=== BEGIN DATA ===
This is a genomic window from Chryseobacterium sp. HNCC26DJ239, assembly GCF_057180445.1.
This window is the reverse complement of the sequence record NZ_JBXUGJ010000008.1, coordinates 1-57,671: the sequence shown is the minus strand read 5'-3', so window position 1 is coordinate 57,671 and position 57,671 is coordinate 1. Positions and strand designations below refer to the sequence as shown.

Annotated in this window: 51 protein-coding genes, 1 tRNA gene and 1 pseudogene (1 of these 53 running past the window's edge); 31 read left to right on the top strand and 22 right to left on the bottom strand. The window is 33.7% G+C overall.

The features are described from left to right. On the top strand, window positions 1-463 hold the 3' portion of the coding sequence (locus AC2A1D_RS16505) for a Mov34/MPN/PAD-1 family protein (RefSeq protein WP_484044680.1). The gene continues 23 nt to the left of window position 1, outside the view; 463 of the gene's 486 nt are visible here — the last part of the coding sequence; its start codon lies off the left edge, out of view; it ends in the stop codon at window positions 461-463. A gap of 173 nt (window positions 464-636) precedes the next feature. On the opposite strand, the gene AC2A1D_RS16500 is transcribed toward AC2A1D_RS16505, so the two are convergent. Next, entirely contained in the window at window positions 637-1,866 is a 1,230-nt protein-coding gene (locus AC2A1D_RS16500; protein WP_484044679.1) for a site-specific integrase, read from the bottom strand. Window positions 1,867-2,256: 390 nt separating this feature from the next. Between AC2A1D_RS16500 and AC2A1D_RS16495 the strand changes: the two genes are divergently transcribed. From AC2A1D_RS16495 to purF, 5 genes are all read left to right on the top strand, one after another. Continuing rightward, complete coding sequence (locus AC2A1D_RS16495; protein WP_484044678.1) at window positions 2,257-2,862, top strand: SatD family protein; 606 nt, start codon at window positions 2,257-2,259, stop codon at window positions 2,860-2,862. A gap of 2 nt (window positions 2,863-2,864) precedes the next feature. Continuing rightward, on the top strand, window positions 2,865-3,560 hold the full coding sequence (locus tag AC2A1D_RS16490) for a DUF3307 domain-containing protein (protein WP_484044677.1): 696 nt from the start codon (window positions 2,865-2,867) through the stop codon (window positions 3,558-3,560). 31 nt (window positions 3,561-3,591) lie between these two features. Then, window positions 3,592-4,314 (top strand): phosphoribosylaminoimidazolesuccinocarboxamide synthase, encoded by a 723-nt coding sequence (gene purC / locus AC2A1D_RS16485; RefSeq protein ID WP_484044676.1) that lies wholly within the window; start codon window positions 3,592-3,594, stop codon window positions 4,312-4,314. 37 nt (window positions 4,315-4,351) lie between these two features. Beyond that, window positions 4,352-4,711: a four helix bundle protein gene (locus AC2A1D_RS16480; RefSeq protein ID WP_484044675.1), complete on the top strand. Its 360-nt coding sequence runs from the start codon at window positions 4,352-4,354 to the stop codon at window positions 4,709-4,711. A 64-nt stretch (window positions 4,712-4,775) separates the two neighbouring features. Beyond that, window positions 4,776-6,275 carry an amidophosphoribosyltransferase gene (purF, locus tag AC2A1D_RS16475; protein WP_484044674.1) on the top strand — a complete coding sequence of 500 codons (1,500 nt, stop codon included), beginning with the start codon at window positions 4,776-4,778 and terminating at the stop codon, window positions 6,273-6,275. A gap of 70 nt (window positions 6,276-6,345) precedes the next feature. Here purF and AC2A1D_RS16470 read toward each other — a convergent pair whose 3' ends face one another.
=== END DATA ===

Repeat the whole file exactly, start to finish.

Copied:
This is a genomic window from Chryseobacterium sp. HNCC26DJ239, assembly GCF_057180445.1.
This window is the reverse complement of the sequence record NZ_JBXUGJ010000008.1, coordinates 1-57,671: the sequence shown is the minus strand read 5'-3', so window position 1 is coordinate 57,671 and position 57,671 is coordinate 1. Positions and strand designations below refer to the sequence as shown.

Annotated in this window: 51 protein-coding genes, 1 tRNA gene and 1 pseudogene (1 of these 53 running past the window's edge); 31 read left to right on the top strand and 22 right to left on the bottom strand. The window is 33.7% G+C overall.

The features are described from left to right. On the top strand, window positions 1-463 hold the 3' portion of the coding sequence (locus AC2A1D_RS16505) for a Mov34/MPN/PAD-1 family protein (RefSeq protein WP_484044680.1). The gene continues 23 nt to the left of window position 1, outside the view; 463 of the gene's 486 nt are visible here — the last part of the coding sequence; its start codon lies off the left edge, out of view; it ends in the stop codon at window positions 461-463. A gap of 173 nt (window positions 464-636) precedes the next feature. On the opposite strand, the gene AC2A1D_RS16500 is transcribed toward AC2A1D_RS16505, so the two are convergent. Next, entirely contained in the window at window positions 637-1,866 is a 1,230-nt protein-coding gene (locus AC2A1D_RS16500; protein WP_484044679.1) for a site-specific integrase, read from the bottom strand. Window positions 1,867-2,256: 390 nt separating this feature from the next. Between AC2A1D_RS16500 and AC2A1D_RS16495 the strand changes: the two genes are divergently transcribed. From AC2A1D_RS16495 to purF, 5 genes are all read left to right on the top strand, one after another. Continuing rightward, complete coding sequence (locus AC2A1D_RS16495; protein WP_484044678.1) at window positions 2,257-2,862, top strand: SatD family protein; 606 nt, start codon at window positions 2,257-2,259, stop codon at window positions 2,860-2,862. A gap of 2 nt (window positions 2,863-2,864) precedes the next feature. Continuing rightward, on the top strand, window positions 2,865-3,560 hold the full coding sequence (locus tag AC2A1D_RS16490) for a DUF3307 domain-containing protein (protein WP_484044677.1): 696 nt from the start codon (window positions 2,865-2,867) through the stop codon (window positions 3,558-3,560). 31 nt (window positions 3,561-3,591) lie between these two features. Then, window positions 3,592-4,314 (top strand): phosphoribosylaminoimidazolesuccinocarboxamide synthase, encoded by a 723-nt coding sequence (gene purC / locus AC2A1D_RS16485; RefSeq protein ID WP_484044676.1) that lies wholly within the window; start codon window positions 3,592-3,594, stop codon window positions 4,312-4,314. 37 nt (window positions 4,315-4,351) lie between these two features. Beyond that, window positions 4,352-4,711: a four helix bundle protein gene (locus AC2A1D_RS16480; RefSeq protein ID WP_484044675.1), complete on the top strand. Its 360-nt coding sequence runs from the start codon at window positions 4,352-4,354 to the stop codon at window positions 4,709-4,711. A 64-nt stretch (window positions 4,712-4,775) separates the two neighbouring features. Beyond that, window positions 4,776-6,275 carry an amidophosphoribosyltransferase gene (purF, locus tag AC2A1D_RS16475; protein WP_484044674.1) on the top strand — a complete coding sequence of 500 codons (1,500 nt, stop codon included), beginning with the start codon at window positions 4,776-4,778 and terminating at the stop codon, window positions 6,273-6,275. A gap of 70 nt (window positions 6,276-6,345) precedes the next feature. Here purF and AC2A1D_RS16470 read toward each other — a convergent pair whose 3' ends face one another.